Stone King comments on Commission’s publication of recommendations for English Colleges

Following its most recent report outlining its UK-wide thoughts, the Commission on the College of the Future has today published recommendations specifically in relation to the role of colleges in England. Further recommendations in respect of the remaining three nations are expected to be published in the coming weeks.

Welcoming the publication of The English College of the Future, Stone King Partner and Head of Further Education Tom Morrison said:

We are at a key moment for all our colleges. Following a difficult decade the Government was already well underway with planning a substantial review of Further Education when the pandemic hit. At the same time the Commission and its supporters have been engaging in some of the boldest discussions in FE: what role does our country want colleges to play over the coming decade and how can we support them in that?

The pandemic has only served to heighten the importance of supporting colleges to deliver on their missions, and the Commission’s latest report offers some thoughts on how that could be done.

We are awaiting the Government’s FE White Paper, promised before the end of the year, but this report provides an opportunity for the sector to make its voice heard before the White Paper is published. If you feel that any of these recommendations could support your college’s role in its community then now is an opportunity to amplify the Commission’s work and spread the word. If there are recommendations you are unsure of, there is no better way to explore that than to get involved in the discussions. A key theme from the report is that colleges collectively should be in a position to take the lead and propose solutions that work for their circumstances and their localities. There is a common good here which we can all serve by contributing to the development of policy in a sector which delivers so much social and economic benefit.

The report makes eleven core recommendations, following the themes which emerged from its earlier publications around the role of colleges in supporting people, place and productivity. In addition to a series of recommendations supporting colleges as anchor institutions in their localities, there are ideas for developing increased collaboration between and amongst college networks, with funding settlements and an oversight regime to match. Employers are proposed to be given the opportunity to engage with colleges in a more structured way and the education ecosystem is encouraged to operated in a more joined up way.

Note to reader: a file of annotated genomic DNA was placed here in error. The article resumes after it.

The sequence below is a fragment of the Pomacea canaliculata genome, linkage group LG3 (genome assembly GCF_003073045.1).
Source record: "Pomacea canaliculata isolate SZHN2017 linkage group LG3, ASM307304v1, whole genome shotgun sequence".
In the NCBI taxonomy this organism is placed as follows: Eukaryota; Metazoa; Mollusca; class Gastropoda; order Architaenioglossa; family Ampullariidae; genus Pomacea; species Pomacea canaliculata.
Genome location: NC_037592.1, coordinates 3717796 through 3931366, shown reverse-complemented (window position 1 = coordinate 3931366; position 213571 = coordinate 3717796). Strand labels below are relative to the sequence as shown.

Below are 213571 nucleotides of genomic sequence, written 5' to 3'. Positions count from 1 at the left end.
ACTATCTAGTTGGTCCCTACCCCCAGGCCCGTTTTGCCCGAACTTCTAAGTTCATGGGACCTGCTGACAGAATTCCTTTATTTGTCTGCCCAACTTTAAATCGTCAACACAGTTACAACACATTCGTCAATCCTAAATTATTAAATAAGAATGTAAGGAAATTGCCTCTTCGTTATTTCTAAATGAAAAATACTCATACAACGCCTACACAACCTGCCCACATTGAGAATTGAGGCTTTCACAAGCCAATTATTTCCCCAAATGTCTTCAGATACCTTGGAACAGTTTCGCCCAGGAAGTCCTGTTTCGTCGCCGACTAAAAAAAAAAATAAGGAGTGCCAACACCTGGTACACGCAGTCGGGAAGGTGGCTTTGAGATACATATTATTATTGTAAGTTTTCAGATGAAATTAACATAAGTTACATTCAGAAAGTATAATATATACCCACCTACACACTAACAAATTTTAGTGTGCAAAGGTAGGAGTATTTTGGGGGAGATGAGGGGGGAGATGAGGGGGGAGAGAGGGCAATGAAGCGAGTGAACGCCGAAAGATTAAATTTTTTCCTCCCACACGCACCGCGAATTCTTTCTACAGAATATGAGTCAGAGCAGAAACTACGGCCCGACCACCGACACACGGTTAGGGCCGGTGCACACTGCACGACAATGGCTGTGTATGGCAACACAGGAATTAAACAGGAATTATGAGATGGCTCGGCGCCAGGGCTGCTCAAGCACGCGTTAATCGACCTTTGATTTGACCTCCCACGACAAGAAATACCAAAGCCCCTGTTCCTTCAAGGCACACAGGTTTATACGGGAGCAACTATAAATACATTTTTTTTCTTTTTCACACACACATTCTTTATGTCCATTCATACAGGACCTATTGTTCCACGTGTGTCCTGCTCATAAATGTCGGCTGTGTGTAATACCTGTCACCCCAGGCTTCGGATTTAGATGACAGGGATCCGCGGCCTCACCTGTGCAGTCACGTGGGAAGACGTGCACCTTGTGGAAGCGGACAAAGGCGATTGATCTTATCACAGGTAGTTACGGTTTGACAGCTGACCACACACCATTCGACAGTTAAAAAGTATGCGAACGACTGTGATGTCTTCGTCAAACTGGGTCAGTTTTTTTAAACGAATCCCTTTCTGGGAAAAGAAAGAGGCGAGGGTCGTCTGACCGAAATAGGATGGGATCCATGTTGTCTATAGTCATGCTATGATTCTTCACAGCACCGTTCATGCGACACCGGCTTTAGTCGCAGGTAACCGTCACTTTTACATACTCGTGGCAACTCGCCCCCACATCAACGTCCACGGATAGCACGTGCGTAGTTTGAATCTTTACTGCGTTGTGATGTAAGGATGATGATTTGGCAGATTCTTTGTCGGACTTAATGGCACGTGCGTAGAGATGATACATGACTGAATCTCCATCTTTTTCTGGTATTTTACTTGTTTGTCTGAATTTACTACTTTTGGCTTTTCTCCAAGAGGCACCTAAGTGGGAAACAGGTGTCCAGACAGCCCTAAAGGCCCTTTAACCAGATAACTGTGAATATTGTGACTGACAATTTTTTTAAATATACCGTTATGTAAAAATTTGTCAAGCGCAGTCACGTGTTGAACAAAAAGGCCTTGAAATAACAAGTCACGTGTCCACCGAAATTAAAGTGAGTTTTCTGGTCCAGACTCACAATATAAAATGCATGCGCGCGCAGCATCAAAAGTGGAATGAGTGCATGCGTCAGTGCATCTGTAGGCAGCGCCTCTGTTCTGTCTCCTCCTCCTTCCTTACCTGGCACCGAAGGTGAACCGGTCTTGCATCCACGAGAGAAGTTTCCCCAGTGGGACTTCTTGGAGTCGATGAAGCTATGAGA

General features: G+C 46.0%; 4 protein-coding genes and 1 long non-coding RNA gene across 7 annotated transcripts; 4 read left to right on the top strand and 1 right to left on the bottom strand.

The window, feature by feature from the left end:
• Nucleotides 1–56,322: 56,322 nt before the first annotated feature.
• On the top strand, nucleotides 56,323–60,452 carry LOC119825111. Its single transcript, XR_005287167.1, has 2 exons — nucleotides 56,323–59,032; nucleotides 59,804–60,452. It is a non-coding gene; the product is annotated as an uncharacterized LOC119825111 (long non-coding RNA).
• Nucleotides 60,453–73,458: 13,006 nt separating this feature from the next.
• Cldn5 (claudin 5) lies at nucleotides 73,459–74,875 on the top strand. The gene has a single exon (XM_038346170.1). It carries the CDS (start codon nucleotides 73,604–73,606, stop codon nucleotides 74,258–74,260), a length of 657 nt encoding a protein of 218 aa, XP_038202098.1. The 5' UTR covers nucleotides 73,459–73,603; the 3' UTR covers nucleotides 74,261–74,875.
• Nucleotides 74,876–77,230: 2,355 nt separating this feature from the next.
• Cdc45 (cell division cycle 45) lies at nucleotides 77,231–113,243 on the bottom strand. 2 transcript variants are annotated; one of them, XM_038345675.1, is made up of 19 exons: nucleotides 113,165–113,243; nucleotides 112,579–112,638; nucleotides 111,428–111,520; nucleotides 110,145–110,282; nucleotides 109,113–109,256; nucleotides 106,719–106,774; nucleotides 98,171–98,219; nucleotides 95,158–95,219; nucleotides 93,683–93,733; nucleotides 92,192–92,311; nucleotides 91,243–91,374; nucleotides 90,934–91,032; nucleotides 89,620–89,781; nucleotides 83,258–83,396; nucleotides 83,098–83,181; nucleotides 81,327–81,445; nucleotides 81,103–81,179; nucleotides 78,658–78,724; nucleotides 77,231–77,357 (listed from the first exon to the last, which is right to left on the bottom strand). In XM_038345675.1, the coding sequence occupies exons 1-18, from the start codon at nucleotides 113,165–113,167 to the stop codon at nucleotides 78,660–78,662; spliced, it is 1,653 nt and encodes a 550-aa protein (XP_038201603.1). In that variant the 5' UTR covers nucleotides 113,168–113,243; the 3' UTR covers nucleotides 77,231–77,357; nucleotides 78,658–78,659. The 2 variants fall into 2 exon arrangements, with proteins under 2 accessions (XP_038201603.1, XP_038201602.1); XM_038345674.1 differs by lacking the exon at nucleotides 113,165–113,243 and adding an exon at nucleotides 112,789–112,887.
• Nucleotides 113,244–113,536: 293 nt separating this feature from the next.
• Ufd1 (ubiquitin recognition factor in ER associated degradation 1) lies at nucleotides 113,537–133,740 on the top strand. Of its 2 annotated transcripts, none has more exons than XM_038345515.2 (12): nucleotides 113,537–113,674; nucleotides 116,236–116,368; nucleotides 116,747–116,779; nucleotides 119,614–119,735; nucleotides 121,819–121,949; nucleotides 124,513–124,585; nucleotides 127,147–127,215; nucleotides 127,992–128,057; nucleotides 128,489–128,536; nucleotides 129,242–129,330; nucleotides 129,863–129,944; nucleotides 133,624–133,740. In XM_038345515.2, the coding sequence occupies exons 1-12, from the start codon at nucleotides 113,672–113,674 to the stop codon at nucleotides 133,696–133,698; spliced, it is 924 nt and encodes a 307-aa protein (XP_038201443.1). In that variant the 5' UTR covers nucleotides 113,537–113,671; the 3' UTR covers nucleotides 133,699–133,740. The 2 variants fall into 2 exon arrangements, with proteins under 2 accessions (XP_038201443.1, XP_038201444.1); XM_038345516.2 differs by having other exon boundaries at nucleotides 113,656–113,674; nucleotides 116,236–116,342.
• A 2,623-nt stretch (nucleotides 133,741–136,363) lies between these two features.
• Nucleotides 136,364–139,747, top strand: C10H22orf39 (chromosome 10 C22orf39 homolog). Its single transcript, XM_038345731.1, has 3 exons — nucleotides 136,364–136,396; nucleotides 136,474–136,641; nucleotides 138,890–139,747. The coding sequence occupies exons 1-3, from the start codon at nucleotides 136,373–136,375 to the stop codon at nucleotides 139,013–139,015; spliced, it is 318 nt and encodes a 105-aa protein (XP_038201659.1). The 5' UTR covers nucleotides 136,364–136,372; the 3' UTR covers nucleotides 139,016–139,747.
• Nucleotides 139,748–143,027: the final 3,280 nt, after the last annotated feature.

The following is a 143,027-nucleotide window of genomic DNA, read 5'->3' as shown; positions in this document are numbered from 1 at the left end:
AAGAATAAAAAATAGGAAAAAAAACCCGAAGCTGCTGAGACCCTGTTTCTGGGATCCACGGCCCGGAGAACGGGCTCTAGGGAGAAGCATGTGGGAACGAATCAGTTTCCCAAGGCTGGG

Stone King Education Partner Ciara Campfield works with providers across the sector, including some of the most progressive MATs as well as Sixth Form and General Further Education Colleges. Noting the Commission’s recommendations regarding the future relationship between colleges and schools, Ciara said:

Given our team’s work across the sector, we see examples of innovation and joined up thinking in communities throughout the country. There are a number of colleges who have taken school partnership working to the next level by sponsoring MATs directly with the goal of helping them to achieve better outcomes for learners in their localities.

There are some very real practical challenges currently faced by College/MAT provider groups in implementing the most effective solutions in what can at times be a tricky policy context. We welcome the Commission’s proposals for a pilot to explore some potentially impactful changes. There are several of our College/MAT provider group clients who are keen to contribute to progressive policy development in this field and we continue to engage at all levels in trying to find solutions to help these groups be as effective and efficient as they can be so that they can drive up standards and support their communities.

Noting the Commission’s comments around the development of college networks, Tom Morrison said:

The sector has always been at its best when taking control of its own destiny. We know what colleges are for, and the Commission’s report provides a possible bedrock from which the case can be made for increased investment and focus. Collaboration and coordination amongst colleges, and between colleges and other stakeholders, is going to be a key feature throughout this coming decade: making the most of our available resources, coming together to provide student- and employer-focussed solutions, concentrating expertise, and strengthening our communities.

This is the time when we are reminded of the transformative power of FE and the ability of our colleges to deliver on audacious goals in partnership with other stakeholders for the public good.

You can read the Commission’s report here. We will continue to contribute to the work of the Commission, the Association of Colleges and others and will be publishing more thoughts on the recommendations contained within Commission’s report - and, once published, the FE White Paper. Following on from our recent webinar and subsequent paper, we will also be creating further opportunities to engage in the debate, regionally and nationally. If you would like to know more please contact Tom Morrison or Ciara Campfield.

The law and practice referred to in this article or webinar has been paraphrased or summarised. It might not be up-to-date with changes in the law and we do not guarantee the accuracy of any information provided at the time of reading. It should not be construed or relied upon as legal advice in relation to a specific set of circumstances.

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